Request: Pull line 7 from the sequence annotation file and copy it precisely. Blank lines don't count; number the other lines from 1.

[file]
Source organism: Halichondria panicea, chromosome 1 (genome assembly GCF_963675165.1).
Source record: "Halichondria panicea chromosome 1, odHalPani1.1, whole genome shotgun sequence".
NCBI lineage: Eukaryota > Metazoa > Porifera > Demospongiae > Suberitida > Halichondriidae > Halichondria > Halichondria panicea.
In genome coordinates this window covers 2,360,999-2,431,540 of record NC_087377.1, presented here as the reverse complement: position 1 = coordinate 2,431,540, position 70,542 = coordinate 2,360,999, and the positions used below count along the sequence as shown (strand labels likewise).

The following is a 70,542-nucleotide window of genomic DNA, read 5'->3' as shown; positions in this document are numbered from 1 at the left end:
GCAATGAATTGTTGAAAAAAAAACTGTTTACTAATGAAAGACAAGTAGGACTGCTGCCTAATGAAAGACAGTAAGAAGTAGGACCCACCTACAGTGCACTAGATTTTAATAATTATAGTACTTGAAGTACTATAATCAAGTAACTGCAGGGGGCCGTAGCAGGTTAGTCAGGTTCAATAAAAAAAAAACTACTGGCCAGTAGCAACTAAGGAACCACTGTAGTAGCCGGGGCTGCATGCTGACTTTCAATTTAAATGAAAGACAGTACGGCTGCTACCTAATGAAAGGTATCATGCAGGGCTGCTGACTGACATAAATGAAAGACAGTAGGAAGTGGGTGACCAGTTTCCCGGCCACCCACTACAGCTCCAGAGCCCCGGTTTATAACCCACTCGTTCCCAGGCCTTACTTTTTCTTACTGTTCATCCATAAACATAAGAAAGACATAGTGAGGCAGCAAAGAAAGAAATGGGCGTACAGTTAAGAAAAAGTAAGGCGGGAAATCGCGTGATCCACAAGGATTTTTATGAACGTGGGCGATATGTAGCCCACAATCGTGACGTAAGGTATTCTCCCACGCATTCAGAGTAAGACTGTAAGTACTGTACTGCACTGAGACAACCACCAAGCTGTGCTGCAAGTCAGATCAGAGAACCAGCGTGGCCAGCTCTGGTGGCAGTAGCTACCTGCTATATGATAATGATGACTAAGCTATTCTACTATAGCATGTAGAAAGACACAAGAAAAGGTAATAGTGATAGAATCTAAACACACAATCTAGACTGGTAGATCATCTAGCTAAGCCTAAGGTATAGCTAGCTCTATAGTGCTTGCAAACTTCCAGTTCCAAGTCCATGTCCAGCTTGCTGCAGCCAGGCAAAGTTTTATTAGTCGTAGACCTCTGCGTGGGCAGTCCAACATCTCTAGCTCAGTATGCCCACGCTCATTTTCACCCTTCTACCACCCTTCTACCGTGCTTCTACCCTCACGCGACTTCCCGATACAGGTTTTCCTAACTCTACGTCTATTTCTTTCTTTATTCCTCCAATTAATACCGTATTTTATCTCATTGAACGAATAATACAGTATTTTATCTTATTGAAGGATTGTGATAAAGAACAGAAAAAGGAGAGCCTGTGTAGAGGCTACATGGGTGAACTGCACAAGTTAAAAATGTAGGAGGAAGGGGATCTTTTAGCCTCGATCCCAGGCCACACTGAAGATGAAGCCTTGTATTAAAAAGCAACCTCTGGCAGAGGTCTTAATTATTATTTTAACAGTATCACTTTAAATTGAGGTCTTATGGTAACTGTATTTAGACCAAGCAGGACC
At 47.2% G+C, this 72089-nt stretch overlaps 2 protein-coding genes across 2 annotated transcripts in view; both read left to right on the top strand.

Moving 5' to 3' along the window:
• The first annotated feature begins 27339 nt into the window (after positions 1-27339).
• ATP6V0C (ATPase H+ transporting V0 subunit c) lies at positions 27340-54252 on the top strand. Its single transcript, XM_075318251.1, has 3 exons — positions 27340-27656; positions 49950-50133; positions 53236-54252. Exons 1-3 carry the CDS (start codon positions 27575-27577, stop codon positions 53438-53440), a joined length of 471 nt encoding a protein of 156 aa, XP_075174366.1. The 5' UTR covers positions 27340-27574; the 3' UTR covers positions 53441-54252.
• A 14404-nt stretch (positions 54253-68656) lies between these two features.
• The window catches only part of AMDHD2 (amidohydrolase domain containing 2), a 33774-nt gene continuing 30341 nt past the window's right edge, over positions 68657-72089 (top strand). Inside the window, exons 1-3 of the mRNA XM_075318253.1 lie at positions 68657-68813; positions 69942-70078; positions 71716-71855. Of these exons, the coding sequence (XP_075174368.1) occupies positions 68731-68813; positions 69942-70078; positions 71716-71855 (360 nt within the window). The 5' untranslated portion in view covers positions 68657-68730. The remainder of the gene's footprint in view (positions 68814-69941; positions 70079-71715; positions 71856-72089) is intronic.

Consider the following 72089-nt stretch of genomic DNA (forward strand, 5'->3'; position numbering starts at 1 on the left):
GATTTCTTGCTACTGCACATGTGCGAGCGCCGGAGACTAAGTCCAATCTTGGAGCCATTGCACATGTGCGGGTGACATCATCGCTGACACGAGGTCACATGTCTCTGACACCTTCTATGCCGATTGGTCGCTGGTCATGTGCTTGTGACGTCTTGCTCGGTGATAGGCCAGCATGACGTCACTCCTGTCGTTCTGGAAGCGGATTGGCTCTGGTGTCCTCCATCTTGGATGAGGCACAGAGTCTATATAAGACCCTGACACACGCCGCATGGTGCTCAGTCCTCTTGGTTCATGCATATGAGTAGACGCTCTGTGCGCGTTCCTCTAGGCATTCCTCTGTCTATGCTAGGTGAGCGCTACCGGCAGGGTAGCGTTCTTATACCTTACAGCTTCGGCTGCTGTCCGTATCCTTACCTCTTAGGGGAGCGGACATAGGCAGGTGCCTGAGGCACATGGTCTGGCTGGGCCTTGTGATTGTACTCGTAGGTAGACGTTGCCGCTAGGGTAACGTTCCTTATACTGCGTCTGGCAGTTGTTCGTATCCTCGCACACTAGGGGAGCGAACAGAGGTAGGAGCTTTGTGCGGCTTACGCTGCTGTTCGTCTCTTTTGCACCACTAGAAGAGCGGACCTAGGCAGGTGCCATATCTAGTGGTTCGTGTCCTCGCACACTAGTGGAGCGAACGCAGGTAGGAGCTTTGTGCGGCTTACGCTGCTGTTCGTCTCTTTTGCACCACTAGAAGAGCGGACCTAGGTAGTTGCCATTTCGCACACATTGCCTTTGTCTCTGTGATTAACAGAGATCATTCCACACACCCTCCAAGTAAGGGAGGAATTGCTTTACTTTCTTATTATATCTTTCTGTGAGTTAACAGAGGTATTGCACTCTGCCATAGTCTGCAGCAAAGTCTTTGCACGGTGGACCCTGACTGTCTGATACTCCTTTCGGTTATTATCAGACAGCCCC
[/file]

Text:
At 47.2% G+C, this 72089-nt stretch overlaps 2 protein-coding genes across 2 annotated transcripts in view; both read left to right on the top strand.